The Court, in its Resolution of 7 February 1996, referred the case to Judge Johnson Ballutay, Executive Judge of Regional Trial Court, Cabanatuan City, for investigation, report and recommendation.  Judge Ballutay conducted hearings on the matter. Thereafter, he submitted his report with the following recommendation:
From the foregoing, it is very clear that the respondent was aware that the unlicensed firearm was used in the killing which is the subject matter of the Homicide case and being aware of that, then he should have been duty bound to follow the law on the matter and for his failure to do so, then it is recommended that a fine of FIVE THOUSAND PESOS (P5,000.00) be imposed upon him with a stern warning that a repetition of the same will be dealt with more severely.[5]

Upon his evaluation of the said report, however, the Deputy Court Administrator took a different stand.  In his memorandum, the Deputy Court Administrator recommended to the Court to dismiss the complaint as it was shown that "there is nothing irregular in his (respondent judge's) handling of the case."[6]

The crucial issue that needs to be addressed in this case is whether respondent judge acted in gross ignorance of the law when he allowed the accused to post bail in Criminal Case No. 30(95).  We agree with the Deputy Court Administrator that respondent judge acted properly.

A perusal of the criminal complaint filed in Criminal Case No. 30(95) shows that the offense charged therein was for simple illegal possession of firearm.  The complaint charged accused therein thus:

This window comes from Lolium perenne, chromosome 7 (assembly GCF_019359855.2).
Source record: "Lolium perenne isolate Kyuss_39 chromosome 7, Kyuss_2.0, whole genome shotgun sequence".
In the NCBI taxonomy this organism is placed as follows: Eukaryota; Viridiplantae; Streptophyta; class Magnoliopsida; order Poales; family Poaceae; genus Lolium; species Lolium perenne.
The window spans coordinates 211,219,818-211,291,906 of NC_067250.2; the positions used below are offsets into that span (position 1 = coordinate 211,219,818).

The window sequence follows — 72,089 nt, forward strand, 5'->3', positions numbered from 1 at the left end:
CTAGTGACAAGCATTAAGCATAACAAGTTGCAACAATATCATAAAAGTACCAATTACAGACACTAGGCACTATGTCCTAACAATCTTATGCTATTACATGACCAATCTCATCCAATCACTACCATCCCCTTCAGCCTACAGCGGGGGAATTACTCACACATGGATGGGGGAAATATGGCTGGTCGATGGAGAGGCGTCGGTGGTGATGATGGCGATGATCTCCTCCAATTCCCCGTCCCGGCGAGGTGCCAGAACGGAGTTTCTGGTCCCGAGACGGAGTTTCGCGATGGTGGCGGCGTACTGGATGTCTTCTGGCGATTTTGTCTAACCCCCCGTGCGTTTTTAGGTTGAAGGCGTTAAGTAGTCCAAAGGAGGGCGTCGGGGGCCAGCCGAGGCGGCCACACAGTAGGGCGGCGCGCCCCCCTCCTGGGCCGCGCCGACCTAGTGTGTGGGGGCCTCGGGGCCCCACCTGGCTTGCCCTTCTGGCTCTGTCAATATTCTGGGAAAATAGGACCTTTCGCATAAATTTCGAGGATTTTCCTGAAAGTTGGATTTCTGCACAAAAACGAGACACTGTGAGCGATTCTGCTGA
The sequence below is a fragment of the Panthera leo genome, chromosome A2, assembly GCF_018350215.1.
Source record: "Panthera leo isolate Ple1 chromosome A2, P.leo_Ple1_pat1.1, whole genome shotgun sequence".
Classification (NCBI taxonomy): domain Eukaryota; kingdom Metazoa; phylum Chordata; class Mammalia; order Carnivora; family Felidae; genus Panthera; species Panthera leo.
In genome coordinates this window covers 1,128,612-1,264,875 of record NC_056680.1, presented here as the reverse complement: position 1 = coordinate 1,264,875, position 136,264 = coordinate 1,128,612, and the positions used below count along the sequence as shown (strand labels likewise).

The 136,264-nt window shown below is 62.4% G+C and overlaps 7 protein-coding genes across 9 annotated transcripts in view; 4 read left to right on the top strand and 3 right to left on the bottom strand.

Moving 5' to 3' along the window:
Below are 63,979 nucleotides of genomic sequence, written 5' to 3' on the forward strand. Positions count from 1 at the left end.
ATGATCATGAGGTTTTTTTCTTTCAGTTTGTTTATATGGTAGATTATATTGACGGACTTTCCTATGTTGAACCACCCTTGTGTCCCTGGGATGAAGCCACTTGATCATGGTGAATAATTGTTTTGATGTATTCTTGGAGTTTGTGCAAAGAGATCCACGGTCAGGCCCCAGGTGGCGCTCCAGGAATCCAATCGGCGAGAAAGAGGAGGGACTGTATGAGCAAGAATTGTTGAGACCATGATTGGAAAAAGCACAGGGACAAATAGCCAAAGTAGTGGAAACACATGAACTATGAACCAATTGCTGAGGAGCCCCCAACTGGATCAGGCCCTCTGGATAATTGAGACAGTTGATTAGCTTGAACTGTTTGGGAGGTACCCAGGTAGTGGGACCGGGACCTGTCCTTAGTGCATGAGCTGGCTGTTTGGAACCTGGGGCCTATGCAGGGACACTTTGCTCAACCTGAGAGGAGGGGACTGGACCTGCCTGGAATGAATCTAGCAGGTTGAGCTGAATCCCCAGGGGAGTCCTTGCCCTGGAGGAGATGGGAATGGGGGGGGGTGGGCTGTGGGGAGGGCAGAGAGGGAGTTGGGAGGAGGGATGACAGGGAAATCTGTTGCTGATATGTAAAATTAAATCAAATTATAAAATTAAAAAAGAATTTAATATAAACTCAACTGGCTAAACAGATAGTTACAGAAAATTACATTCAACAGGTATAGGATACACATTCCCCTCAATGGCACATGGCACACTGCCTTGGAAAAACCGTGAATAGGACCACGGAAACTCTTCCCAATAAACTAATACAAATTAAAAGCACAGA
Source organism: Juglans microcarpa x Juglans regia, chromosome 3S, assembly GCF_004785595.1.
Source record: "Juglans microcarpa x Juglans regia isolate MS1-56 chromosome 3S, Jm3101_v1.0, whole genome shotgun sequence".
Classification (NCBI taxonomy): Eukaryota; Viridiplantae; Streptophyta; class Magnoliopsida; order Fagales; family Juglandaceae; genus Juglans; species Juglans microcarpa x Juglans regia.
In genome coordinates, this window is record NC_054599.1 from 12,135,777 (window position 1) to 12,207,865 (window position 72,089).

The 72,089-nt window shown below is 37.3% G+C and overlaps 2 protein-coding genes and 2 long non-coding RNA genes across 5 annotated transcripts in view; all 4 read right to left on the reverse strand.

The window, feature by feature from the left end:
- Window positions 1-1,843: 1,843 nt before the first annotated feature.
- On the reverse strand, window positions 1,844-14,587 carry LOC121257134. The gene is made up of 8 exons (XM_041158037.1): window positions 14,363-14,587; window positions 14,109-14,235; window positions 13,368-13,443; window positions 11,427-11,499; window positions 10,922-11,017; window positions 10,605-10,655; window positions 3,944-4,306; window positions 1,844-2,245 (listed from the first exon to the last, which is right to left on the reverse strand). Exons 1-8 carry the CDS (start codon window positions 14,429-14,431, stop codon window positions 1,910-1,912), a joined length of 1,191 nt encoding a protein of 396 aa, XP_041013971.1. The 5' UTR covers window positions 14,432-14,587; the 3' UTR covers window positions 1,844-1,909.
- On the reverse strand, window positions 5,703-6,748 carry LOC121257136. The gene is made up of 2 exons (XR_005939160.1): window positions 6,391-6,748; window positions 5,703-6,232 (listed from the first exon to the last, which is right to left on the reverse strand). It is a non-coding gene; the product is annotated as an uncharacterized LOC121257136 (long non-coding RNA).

That on or about 5:30 on the afternoon of Thursday, 15th day of June 1995, at Barangay San Pablo, Municipality of Jaen, Province of Nueva Ecija, Philippines and within the jurisdiction of this Honorable Court, the above named accused did then and there willfully, unlawfully, feloniously have in his possession and control an unlicensed firearm, a revolver cal. 38 (homade [sic] paltik) with marked Smith & Wesson with Serial Number 155 and with four (4) live ammunitions and two (2) spent shells, in violation of PD 1866 (Illegal Possession of Firearms and Ammunitions).

Contrary to law.[7]

Respondent judge correctly pointed out that the above complaint failed to allege the qualifying circumstance that the illegally possessed firearm was used in killing a person.  It is well settled that the use of an unlicensed firearm in the commission of murder or homicide is a qualifying circumstance.  Consequently, it must be specifically alleged in the information, otherwise the accused cannot be sentenced to death for illegal possession of firearm in its aggravated form without violating his right to be informed of the nature and cause of the accusation against him.[8] Following this rule, it cannot be correctly said that the accused in Criminal Case No. 30(95) is charged with the aggravated form of illegal possession of firearms, which is punishable by death, absent the express allegation of the pertinent qualifying circumstance.  The offense charged is thus only for simple illegal possession of firearms which is punishable by reclusion temporal in its maximum period to reclusion perpetua.[9] Consequently, no impropriety attended the conduct of respondent judge when he allowed accused to post bail in Criminal Case No. 30 (95) after taking into consideration several attenuating factors in his favor.